In a police interview Holton had said he ”was not prepared, at any stage, to get pulled over or stop”. He had seen Senior Constable Affleck running across the road in front of him trying to get the spikes under the vehicle.
”I couldn’t swerve; I couldn’t dodge him. I was going too fast. It’s like he [Affleck] didn’t care what happened.
”To me it was like it was suicide. He could see how fast I was going. He could see I could not stop.
”I have just been so angry … he could have avoided me so easy.”
He had said he knew about road spikes from playing the computer game, in which the main method of avoiding spikes is to veer off the road onto a median strip or the grass.
The trial continues.
Fury at killer’s ‘lenient’ jail term
By Ellen Connolly
August 24 2002
The state Opposition has called for compulsory life terms to be imposed on anyone who kills a police officer, after the “lenient” sentencing of a man who ran down a highway patrol officer.
Trevor Edward Holton, 27, was jailed yesterday for a minimum 12 years for the murder of Senior Constable Jim Affleck, killed while laying road spikes during a high-speed pursuit in western Sydney on January 14 last year.
In handing down sentence in the Supreme Court, Acting Justice Thomas Davidson said the jail term had to deter others and demonstrate that such acts against police in the execution of their duty would not be supported by the courts.
But the shadow attorney-general, Chris Hartcher, said this was not reflected in the sentence and called on the judicial system to stand behind police officers.
“Mr Holton should go to jail for the rest of his natural life. He certainly would if the coalition was in office,” Mr Hartcher said.
The Attorney-General, Bob Debus, said he had sought advice from the Director of Public Prosecutions on prospects for an appeal. “Understandably, there is considerable community concern about the sentence imposed,” Mr Debus said.
The court heard Holton was re-enacting one of his PlayStation computer games and was testing his car rally skills during the 40-minute pursuit.
Constable Affleck’s distraught family said it was “extremely disappointed” at the sentence and wanted harsher terms imposed on anyone convicted of murdering a police officer.
“If someone is prepared to kill a police officer they’re prepared to kill anybody, and I think they should have a sentence which is much stronger for police,” the victim’s brother, Paul Affleck, said outside court. “They’re out there doing their job, protecting us, and it should be reflected in the sentencing. Mr Carr’s talking about minimum sentences all the time.”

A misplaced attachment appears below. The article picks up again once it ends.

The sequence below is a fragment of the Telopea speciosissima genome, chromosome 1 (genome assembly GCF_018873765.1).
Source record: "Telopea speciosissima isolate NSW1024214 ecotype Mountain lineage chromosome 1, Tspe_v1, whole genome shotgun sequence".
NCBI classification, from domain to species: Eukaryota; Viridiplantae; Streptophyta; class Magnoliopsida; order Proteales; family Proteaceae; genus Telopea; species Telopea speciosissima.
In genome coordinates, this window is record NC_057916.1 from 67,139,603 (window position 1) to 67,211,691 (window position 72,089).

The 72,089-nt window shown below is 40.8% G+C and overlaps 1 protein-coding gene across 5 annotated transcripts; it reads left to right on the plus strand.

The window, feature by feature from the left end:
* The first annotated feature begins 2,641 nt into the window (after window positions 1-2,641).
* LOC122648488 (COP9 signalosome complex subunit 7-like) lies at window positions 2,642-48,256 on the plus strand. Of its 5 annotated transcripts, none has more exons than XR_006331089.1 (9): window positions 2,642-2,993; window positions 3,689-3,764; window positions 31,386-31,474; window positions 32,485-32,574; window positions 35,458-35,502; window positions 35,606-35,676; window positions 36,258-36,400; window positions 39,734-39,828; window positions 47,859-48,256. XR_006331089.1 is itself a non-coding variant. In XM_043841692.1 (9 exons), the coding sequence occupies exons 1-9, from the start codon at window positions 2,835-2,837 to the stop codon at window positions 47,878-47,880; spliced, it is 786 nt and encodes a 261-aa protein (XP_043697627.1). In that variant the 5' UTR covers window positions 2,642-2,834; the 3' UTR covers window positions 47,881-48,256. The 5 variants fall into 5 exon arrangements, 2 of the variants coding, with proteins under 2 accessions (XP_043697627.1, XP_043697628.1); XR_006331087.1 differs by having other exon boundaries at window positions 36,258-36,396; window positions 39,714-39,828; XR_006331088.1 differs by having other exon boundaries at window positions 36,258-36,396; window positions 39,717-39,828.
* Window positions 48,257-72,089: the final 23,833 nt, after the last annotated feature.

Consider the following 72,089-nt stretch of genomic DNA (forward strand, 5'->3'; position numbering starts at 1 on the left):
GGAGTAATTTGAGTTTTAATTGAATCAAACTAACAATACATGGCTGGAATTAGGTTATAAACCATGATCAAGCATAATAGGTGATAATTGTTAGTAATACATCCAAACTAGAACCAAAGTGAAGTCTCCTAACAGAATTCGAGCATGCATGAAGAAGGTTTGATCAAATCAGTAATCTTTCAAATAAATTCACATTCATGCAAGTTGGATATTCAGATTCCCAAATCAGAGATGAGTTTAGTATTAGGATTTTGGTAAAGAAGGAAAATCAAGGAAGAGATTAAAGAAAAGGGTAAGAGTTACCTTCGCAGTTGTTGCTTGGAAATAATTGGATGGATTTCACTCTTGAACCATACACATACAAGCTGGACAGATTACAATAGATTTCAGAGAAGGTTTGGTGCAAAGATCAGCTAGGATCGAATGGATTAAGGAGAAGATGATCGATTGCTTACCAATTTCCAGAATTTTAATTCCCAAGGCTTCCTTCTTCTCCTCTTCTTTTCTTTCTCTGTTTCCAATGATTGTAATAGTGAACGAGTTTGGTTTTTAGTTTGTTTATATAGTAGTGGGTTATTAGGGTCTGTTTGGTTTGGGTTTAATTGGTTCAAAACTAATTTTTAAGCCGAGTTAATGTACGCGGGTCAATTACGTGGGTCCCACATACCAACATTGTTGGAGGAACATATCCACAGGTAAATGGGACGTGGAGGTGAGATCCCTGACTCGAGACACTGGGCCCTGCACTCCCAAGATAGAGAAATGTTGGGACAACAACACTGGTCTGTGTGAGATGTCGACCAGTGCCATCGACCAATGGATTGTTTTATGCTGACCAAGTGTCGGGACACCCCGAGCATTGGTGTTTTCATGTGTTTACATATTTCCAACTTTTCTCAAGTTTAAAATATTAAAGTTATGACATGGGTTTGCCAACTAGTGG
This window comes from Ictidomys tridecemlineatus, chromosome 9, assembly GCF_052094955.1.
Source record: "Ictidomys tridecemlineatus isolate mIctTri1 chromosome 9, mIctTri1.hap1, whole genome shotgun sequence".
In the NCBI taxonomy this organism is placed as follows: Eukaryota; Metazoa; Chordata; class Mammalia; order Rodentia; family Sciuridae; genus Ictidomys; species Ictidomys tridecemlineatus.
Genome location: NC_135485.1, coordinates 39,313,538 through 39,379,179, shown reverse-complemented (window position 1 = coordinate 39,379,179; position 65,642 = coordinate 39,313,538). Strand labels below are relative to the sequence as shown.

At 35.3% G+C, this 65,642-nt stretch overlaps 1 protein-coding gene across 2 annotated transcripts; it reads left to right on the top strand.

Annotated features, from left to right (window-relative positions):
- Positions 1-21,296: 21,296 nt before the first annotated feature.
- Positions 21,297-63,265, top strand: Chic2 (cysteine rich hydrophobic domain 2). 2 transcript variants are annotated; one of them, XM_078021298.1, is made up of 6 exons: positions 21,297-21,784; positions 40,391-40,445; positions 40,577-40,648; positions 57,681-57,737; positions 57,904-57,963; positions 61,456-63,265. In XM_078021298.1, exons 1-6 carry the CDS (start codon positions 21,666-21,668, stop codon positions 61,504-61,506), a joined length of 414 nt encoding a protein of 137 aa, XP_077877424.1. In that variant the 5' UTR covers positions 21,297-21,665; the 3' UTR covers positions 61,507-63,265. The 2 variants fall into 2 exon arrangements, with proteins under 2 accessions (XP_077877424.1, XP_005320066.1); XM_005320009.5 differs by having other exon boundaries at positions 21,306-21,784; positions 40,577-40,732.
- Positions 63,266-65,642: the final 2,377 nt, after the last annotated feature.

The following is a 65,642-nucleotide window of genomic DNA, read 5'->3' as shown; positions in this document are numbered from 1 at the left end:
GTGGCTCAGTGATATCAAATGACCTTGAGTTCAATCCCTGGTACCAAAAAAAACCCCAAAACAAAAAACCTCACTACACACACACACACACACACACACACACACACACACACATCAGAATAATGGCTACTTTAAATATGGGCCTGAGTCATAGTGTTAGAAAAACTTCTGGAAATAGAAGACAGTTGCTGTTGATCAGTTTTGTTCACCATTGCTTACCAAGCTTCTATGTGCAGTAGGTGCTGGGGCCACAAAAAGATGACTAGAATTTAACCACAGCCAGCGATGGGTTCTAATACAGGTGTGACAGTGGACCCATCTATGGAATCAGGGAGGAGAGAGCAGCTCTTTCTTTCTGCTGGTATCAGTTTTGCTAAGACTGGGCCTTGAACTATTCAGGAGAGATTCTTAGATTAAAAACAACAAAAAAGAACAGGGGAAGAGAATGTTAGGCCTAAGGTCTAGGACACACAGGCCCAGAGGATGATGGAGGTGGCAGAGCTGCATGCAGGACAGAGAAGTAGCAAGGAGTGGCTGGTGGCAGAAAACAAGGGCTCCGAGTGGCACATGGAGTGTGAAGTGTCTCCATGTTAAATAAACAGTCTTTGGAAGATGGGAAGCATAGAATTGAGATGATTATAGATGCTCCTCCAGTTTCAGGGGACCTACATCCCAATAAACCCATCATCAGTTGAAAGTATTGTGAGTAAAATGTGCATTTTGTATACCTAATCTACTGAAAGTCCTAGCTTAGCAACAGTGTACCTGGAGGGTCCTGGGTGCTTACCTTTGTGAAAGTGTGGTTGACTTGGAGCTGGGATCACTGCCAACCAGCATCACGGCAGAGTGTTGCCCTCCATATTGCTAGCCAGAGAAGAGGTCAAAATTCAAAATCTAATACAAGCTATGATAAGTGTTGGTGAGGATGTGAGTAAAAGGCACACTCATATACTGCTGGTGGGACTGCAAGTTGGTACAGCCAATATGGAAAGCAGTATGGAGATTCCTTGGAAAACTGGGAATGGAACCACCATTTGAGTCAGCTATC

Inspector Hans Rupp, who led the investigation, said: “Trish has lost a good husband, his work colleagues have lost a great mate and, unfortunately for NSW, we’ve lost a great policeman. You just can’t replace police of the calibre of Jim Affleck.”
Holton was sentenced to a maximum 16 years.
Outrage at police killer’s mercy bid
By Sean Berry
The family of murdered policeman Jim Affleck has described his killer’s attempt to appeal against a 12-year jail sentence as “an outrage”.
A year after Trevor Edward Holton was sentenced to serve a minimum of 12 years (maximum of 16) in jail for the highway patrol officer’s murder, he has initiated an appeal against the severity of the sentence in the Court of Criminal Appeal.
Holton, of Claymore, south-west Sydney, was sentenced in August after he ran down and killed Affleck in January 2001.
He hit Affleck with a stolen four-wheel-drive when he swerved to avoid road spikes the policeman was laying across the M5 Freeway at Campbelltown.
Delivering the sentence in the Supreme Court, Acting Judge Thomas Davidson said the jail term needed to act as a deterrent and demonstrate that such acts against police in the execution of their duty would not be tolerated.
However, the Department of Public Prosecutions has since lodged an appeal against the leniency of the sentence, with a hearing due next month.
The Crown’s stance is in contrast to Holton’s planned appeal against the harshness of the same sentence.
“If he does [appeal], it may well be that the Crown appeal in December will be vacated,” a court spokesman said. “The court likes to deal with these things as one.”
Any appeal against the severity flies in the face of the outrage that greeted the sentencing last year.
“We thought he deserved more,” the victim’s brother, Paul Affleck, said. “Before the sentencing we sat down with [then police minister] Michael Costa. He gave us an idea of what they were looking at for minimum sentences and more stringent sentencing.
“It has now been 12 months since the sentencing and nothing has been done. How many more policemen have to die before someone does something?”
NSW shadow attorney-general Andrew Tink said he had a simple approach to the matter.
“Anyone who kills a police officer while they are carrying out their duties should go to jail for life,” he said. “That is our strong stance.”